Miller Center

George Washington: Family Life

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Martha Washington had two young children from her first marriage, Martha and John. She had no children with George Washington. Washington thought it his duty as a stepfather to be "generous and attentive," and expensive orders to London merchants during the childhoods of "Jacky" and "Patsy" reveal doting, caring parents.

Martha Washington was highly indulgent toward her children. Patsy had everything a teenage girl would want in that day—countless clothes, her own piano, a parrot, and dancing lessons. However, by her adolescence, it was plain that Patsy was epileptic. In 1773, the sixteen-year-old girl died during a seizure, and a distraught Martha promptly turned all her attention to her son. Jacky did poorly in school, grew up soft and lazy, and did little during the Revolution. He horrified friends by teaching his two-year-old child to sing obscene songs at adult parties. Against his stepfather's wishes, he visited the Continental army encampment shortly before the Battle of Yorktown. Such camps were rife with diseases, and Jacky soon died, again devastating his mother. His two young children were raised by the Washingtons at Mount Vernon.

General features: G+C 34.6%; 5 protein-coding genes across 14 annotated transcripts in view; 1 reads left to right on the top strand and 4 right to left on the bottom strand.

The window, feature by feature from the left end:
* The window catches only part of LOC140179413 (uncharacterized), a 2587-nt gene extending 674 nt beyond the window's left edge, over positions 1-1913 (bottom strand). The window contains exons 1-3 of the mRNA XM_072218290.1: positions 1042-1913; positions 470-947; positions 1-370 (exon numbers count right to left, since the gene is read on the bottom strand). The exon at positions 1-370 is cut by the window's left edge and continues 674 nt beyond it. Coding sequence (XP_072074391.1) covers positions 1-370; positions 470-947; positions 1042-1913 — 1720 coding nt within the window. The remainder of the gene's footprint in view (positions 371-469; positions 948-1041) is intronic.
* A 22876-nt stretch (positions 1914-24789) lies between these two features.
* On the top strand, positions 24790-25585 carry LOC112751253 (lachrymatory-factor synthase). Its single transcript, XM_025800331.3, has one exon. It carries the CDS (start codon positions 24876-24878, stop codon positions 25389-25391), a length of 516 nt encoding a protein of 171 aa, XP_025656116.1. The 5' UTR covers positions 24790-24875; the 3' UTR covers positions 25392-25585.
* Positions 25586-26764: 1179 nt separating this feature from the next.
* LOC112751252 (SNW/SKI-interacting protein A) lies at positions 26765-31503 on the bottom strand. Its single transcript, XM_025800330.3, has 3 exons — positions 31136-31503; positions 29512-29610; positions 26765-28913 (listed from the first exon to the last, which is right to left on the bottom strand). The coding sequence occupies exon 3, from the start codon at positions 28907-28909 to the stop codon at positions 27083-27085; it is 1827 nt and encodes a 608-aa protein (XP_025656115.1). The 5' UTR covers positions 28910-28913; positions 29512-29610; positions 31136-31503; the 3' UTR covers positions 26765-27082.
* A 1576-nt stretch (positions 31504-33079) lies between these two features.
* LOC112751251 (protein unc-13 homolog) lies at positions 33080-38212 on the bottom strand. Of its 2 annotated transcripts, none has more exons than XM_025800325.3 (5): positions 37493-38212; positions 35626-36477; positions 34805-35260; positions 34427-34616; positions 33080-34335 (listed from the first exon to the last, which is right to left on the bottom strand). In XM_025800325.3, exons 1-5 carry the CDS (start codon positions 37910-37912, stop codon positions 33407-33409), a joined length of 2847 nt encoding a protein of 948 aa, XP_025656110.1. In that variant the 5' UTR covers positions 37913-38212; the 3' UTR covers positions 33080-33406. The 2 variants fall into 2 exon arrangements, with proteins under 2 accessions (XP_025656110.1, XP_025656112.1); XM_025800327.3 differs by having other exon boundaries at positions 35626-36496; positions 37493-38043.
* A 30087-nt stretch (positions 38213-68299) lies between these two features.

The Washingtons lived in a rented house in New York at the beginning of the presidency. In early 1790, they moved into an executive mansion in Philadelphia when the nation's capital was relocated there. At first, the house was swamped with visitors and office seekers. The President's advisers finally instituted strict visiting hours. Once a week, Washington opened the doors of his home for public receptions and events that were open to any citizen meeting the dress code. Martha Washington hosted similar events for women.

Citation Information

Consulting Editor

Stephen Knott

Professor Knott is an Associate Professor in the National Security Decision Making Department at the United States Naval War College. Prior to joining the War College faculty, he served as project director for the Ronald Reagan and Edward M. Kennedy Oral History Projects at the Miller Center of Public Affairs. His writings include:

The Reagan Years (Facts on File, 2005)

Alexander Hamilton and the Persistence of Myth (University Press of Kansas, 2002)